Section 21, Article VII -- “No treaty or international agreement shall be valid and effective unless concurred in by at least two-thirds of all the Members of the Senate."Thus, the Constitution allows foreign military bases, troops or facilities to be IN the Philippines ONLY under a treaty that (1) is duly ratified by the President and concurred in by the senate; (2) ratified in a national referendum if the Congress requires one; (3) recognized as a treaty by the foreign State.
Section 25, Article XVIII -- “After the expiration in 1991 of the Agreement between the Republic of the Philippines and the United States of America concerning Military Bases, foreign military bases, troops, or facilities shall not be allowed in the Philippines except under a treaty duly concurred in by the senate and, when the Congress so requires, ratified by a majority of the votes cast by the people in a national referendum held for that purpose, and recognized as a treaty by the other contracting State.”
In October, 2000 the Philippine Supreme Court certified in Bayan v. Zamora that the Visiting Forces Agreement (VFA) is just such a treaty as required in Sec. 25 Art. XVIII, and found the VFA to be compliant with the above three requirements of the 1987 Constitution. The High Court declared--
The records reveal that the United States Government, through Ambassador Thomas C. Hubbard, has stated that the United States government has fully committed to living up to the terms of the VFA. For as long as the united States of America accepts or acknowledges the VFA as a treaty, and binds itself further to comply with its obligations under the treaty, there is indeed marked compliance with the mandate of the Constitution. Worth stressing too, is that the ratification, by the President, of the VFA and the concurrence of the Senate should be taken as a clear an unequivocal expression of our nation’s consent to be bound by said treaty, with the concomitant duty to uphold the obligations and responsibilities embodied thereunder.Does the United States recognize the VFA as a treaty?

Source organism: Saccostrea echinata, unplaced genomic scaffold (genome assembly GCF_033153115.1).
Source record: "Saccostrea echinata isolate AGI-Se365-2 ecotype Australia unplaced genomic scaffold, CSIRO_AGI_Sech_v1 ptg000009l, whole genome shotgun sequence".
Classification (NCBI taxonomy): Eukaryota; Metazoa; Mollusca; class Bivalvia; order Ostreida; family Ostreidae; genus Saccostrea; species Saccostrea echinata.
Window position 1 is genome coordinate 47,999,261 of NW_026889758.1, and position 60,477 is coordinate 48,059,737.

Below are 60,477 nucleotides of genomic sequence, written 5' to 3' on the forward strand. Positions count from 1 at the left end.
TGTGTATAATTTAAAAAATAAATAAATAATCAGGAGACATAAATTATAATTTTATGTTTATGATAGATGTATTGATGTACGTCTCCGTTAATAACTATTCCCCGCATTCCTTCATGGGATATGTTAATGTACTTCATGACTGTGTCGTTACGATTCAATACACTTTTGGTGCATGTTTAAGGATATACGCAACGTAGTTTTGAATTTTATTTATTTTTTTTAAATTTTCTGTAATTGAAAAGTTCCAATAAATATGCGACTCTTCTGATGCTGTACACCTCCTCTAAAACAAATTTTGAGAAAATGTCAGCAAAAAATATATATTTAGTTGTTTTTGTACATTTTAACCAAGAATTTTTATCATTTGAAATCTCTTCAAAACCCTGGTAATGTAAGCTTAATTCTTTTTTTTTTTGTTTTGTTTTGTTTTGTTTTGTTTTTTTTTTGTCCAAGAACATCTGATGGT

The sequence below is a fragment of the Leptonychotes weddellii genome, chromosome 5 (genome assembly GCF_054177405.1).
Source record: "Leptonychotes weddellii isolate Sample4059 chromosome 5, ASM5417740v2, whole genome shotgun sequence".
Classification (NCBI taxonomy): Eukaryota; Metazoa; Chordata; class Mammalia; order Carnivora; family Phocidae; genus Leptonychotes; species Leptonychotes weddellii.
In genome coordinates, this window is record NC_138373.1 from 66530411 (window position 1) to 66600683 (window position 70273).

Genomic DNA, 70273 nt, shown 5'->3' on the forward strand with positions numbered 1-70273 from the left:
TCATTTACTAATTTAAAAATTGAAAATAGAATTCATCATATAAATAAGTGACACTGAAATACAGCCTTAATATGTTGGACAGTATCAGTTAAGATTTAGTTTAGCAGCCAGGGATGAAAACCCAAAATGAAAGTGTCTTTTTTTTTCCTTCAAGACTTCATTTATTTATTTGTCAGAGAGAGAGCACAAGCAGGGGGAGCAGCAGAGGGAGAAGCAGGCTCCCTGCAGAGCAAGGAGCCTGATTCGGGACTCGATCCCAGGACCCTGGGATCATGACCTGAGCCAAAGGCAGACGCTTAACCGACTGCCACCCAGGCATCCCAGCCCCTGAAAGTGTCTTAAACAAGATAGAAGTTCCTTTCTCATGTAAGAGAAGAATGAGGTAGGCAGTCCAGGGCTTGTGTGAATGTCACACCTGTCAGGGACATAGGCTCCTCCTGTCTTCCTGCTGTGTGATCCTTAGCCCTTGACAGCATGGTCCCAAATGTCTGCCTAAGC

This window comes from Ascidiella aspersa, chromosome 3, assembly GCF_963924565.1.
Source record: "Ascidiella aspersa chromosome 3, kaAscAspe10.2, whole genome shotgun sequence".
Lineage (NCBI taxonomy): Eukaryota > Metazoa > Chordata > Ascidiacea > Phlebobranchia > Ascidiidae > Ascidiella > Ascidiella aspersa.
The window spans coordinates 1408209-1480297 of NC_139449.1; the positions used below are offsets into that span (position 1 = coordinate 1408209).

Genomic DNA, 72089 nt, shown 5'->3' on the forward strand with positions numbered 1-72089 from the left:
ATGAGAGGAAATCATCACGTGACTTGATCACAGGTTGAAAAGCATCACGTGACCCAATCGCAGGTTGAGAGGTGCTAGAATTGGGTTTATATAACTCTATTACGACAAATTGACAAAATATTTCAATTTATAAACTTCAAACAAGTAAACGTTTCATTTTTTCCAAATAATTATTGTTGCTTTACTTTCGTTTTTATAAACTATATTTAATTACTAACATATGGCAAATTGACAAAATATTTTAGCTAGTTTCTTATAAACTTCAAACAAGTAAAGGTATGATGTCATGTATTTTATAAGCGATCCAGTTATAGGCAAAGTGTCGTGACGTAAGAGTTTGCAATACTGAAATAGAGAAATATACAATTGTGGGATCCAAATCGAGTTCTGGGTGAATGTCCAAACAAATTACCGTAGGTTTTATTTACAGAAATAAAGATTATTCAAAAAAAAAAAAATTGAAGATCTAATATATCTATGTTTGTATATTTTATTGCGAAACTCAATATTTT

There is a widespread misconception that the United States does not recognize the VFA as a legally binding international treaty because the U.S. Senate did not approve it by a two thirds vote of concurrence as the Philippine Senate did. But that happenstance is only because "status of forces" and "visiting forces agreements " like the RP-US V.F.A., do not NEED U.S. Senate concurrence to become legally binding international treaties, as explained by the U.S. Ambassador Thomas Hubbard when quoted in the Supreme Court decision:
“As a matter of both US and international law, an international agreement like the Visiting Forces Agreement is legally binding on the US Government. In international legal terms, such an agreement is a ‘treaty.’Is an Executive Agreement also a Treaty Under International Law?
However, as a matter of US domestic law, an agreement like the VFA is an ‘executive agreement,’ because it does not require the advice and consent of the senate under Article II, section 2 of our Constitution.
The President’s power to conclude the VFA with the Philippines, and other status of forces agreements with the other countries, derives from the President’s responsibilities for the conduct of foreign relations (Art. II, Sec. 1) and his constitutional powers as Commander in Chief of the Armed Forces. Senate advice and consent is not needed, inter alia, because the VFA and similar agreements neither change US domestic nor require congressional appropriation of funds.
It is important to note that only about five percent of the international agreement entered into by the US Governments require Senate advice and consent.
However, in terms of the US Government’s obligation to adhere to the terms of the VFA, there is no difference between a treaty concurred in by our Senate and an executive agreement.
Background information on these points can be found in the ‘Restatement 3rd of the Foreign Relations Law of the United States,’ Sec. 301, et seq. . --THOMAS C. HUBBARD, Ambassador”
Here is how the Supreme Court answered this question...